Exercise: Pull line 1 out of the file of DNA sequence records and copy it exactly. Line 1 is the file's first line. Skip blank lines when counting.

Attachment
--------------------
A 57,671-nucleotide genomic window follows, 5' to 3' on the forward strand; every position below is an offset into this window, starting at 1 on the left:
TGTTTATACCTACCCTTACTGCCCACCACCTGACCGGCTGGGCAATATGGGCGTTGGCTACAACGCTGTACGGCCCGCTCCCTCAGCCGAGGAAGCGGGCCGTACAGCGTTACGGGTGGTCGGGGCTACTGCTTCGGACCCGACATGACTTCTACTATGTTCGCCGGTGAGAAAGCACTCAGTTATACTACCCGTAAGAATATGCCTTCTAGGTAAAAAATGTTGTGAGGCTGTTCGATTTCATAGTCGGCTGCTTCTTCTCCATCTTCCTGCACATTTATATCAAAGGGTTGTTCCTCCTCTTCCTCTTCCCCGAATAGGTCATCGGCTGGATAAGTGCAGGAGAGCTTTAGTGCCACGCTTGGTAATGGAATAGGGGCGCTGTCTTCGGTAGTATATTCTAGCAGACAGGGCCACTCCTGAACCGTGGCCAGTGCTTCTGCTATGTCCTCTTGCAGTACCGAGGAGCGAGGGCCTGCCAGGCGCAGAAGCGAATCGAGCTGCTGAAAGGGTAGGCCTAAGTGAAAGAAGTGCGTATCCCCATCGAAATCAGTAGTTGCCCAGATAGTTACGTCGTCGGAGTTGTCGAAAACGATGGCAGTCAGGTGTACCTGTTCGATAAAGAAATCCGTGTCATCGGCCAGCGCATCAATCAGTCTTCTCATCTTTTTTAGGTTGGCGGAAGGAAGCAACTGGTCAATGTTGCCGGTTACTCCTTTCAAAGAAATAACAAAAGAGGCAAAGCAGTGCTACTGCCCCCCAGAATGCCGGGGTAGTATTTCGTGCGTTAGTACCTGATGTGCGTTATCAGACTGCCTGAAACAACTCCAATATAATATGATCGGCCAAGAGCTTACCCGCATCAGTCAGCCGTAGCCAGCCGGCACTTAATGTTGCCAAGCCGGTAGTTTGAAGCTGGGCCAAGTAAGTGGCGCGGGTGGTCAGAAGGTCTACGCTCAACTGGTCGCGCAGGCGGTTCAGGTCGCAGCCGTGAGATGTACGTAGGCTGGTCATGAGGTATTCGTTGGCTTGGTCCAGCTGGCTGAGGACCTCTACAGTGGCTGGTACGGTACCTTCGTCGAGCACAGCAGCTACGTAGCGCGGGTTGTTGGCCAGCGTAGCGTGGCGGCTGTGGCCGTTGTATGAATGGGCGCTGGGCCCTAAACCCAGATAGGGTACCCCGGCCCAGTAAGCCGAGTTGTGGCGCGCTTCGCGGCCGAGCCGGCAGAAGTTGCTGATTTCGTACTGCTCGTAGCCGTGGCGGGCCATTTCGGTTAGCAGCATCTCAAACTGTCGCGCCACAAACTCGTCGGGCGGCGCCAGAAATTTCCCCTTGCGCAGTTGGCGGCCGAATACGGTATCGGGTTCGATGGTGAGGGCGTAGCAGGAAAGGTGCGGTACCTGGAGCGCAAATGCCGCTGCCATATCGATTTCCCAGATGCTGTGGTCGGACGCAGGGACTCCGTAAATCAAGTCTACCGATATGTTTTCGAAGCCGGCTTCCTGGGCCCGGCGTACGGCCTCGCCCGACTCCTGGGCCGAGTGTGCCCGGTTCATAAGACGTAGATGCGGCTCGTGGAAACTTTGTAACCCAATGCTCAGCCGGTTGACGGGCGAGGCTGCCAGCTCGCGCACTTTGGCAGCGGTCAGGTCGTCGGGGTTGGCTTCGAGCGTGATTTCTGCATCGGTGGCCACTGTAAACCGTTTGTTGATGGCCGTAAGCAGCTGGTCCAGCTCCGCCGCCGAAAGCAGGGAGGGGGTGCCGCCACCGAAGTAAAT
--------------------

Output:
A 57,671-nucleotide genomic window follows, 5' to 3' on the forward strand; every position below is an offset into this window, starting at 1 on the left: